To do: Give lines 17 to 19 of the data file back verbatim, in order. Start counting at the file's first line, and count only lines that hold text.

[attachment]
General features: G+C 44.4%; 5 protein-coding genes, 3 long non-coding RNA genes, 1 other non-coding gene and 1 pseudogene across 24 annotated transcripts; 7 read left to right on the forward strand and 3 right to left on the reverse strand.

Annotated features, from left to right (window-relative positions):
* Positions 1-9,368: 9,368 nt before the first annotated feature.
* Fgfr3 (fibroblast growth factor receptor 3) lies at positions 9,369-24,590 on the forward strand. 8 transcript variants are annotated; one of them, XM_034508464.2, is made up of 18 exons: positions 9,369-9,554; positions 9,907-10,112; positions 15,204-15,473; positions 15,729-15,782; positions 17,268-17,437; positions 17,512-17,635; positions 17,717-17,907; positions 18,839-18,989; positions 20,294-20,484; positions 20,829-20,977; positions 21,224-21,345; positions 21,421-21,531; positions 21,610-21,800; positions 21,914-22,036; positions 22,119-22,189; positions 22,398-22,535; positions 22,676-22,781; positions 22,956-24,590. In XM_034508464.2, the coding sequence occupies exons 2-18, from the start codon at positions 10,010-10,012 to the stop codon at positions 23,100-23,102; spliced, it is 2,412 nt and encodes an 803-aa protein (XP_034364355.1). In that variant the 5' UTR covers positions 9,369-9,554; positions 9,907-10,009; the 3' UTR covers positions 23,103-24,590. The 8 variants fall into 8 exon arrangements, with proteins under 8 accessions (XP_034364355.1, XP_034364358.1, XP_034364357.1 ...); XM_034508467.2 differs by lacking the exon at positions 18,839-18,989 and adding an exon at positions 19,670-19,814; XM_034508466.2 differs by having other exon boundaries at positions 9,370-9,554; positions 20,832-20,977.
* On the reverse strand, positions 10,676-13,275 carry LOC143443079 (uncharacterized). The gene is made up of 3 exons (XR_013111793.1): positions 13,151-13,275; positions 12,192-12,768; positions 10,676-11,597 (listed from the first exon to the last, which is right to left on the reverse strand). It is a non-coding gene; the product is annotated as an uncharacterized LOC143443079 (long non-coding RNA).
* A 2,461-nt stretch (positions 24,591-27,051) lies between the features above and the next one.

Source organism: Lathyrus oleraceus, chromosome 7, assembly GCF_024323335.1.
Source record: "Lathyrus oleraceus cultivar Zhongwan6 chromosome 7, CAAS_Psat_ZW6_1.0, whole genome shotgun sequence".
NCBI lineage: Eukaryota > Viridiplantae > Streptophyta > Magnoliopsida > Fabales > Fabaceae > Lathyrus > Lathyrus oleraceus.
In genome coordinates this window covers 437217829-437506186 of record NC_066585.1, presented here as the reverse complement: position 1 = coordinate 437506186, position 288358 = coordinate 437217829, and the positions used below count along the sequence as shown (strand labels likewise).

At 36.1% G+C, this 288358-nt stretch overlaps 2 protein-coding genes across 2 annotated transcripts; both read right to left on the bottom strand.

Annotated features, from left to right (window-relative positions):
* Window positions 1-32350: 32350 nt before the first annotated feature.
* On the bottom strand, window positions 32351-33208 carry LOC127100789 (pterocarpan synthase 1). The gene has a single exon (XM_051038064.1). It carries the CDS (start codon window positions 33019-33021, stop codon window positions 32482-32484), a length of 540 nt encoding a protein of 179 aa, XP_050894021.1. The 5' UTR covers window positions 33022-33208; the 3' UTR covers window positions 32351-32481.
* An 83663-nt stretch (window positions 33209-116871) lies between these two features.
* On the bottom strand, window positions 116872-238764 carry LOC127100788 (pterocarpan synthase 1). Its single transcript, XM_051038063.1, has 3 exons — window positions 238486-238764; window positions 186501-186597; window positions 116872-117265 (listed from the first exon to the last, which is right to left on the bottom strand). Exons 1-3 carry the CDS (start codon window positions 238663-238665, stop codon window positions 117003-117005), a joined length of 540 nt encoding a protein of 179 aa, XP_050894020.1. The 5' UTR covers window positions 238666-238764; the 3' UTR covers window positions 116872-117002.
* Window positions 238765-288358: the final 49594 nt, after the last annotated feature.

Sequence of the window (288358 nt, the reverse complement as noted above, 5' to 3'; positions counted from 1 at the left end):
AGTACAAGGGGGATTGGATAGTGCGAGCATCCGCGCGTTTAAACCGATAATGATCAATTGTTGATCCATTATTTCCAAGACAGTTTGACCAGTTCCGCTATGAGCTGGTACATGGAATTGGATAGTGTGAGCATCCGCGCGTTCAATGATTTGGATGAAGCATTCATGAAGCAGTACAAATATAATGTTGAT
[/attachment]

* Window positions 238765-288358: the final 49594 nt, after the last annotated feature.

Sequence of the window (288358 nt, the reverse complement as noted above, 5' to 3'; positions counted from 1 at the left end):
AGTACAAGGGGGATTGGATAGTGCGAGCATCCGCGCGTTTAAACCGATAATGATCAATTGTTGATCCATTATTTCCAAGACAGTTTGACCAGTTCCGCTATGAGCTGGTACATGGAATTGGATAGTGTGAGCATCCGCGCGTTCAATGATTTGGATGAAGCATTCATGAAGCAGTACAAATATAATGTTGAT